“Shaping the politicians that are driving that legislation to help curb climate change is really one of the most important things that we can do as a business,” Knapp says, “so that’s why we are investing in it.” Vice president of sustainability for Aspen Skiing Co., Auden Schendler also expresses the important timing of this campaign. “With regard to climate, 2018 is the most important election in history because we’re at a tipping point, where if we don’t act, we’re going to fail to solve the problem.”  

Andrew Benaquista carves down a face in front of the Maroon Bells. PHOTO: Scott Bellow

While last year’s installations on the mountain were the biggest piece of the marketing pie, the lion’s share of this year’s campaign lies in a mantra video that “really is hard hitting and going to be the tent-pole video of our fall brand campaign,” Knapp proudly states. Along with a significant amount of digital pre-roll, the video is prominently displayed on the campaign’s landing page, GiveaFlake.com, where viewers can learn more about the campaign, research which senators support legislation that addresses climate change, which don’t and even tweet at specific senators through a Twitter generator on the site. “I loved The Aspen Way campaign last year,” says Knapp. “In this game, there’s always that challenge of one-upping yourself every year, and it’s not easy [but] when we saw this initial concept and the Give A Flake statement, it really hit home for me.”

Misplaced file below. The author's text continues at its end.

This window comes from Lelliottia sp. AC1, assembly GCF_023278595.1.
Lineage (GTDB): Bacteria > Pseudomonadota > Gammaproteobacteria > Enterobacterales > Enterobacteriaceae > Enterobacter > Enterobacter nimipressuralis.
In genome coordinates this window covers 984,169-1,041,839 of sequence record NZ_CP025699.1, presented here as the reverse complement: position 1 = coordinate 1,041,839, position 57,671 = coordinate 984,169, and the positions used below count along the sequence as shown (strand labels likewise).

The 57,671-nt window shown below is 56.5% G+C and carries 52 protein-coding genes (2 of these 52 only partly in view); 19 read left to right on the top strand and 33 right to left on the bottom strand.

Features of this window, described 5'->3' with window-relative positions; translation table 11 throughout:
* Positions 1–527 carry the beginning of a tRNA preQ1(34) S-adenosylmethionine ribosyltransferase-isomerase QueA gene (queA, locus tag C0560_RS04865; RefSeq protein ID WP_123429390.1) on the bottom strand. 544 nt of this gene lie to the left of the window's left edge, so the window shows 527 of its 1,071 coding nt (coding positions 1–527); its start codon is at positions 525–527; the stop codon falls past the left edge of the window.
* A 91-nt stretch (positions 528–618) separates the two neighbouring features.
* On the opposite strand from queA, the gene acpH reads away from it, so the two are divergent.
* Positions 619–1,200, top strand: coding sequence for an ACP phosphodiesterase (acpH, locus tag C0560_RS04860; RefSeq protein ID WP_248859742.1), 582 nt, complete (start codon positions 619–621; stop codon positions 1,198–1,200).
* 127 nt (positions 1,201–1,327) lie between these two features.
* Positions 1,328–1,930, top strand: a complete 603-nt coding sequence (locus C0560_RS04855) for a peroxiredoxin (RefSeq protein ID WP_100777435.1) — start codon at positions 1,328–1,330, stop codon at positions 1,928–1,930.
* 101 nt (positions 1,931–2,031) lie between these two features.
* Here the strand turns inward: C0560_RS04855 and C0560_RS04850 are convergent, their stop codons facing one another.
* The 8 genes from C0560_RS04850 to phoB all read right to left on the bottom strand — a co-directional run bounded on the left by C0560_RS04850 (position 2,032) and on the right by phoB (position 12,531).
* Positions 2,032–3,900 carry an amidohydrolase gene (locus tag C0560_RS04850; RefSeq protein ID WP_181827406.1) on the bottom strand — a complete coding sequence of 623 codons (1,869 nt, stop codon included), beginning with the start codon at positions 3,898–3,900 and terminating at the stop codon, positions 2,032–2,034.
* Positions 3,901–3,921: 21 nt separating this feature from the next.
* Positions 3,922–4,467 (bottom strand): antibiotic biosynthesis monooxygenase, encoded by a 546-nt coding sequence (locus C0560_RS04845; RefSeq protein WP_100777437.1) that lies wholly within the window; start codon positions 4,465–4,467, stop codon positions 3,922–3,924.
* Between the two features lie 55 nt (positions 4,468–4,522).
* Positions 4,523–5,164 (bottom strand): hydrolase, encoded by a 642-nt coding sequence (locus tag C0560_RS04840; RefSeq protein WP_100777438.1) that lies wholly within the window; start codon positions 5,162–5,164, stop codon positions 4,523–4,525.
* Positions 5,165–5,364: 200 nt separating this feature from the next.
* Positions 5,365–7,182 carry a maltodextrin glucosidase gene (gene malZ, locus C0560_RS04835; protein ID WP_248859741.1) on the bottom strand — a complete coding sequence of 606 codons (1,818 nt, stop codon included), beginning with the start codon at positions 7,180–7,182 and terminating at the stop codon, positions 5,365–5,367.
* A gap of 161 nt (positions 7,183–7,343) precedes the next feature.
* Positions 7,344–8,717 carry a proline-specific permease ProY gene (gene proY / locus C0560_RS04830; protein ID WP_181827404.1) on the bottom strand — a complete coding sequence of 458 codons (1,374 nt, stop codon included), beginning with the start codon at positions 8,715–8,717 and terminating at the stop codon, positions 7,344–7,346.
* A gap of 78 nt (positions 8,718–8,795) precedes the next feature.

Another key component to the Give A Flake campaign is a print ad accompanied by a tipped-in page. The small business-reply card glued to the binding is targeted directly at three individual senators–Susan Collins (R-ME), Rob Portman (R-OH) and Lisa Murkowski (R-AK)–who claim to support climate protection but haven’t taken any action toward environmental policies. Written with blanks to fill in your own name, the tip-in is intended to be torn out, signed and sent via snail mail to these senators. All of the postage and extra costs for the insert are paid for by Aspen Snowmass, but the company considers these expenses just a small price to pay for making a bigger impact than traditional campaign tactics. The tip-in will reach almost a million in circulation. “We’re hoping people send those in but, in the process, become civic activists,” says Schendler. “We’re trying to create citizenship.”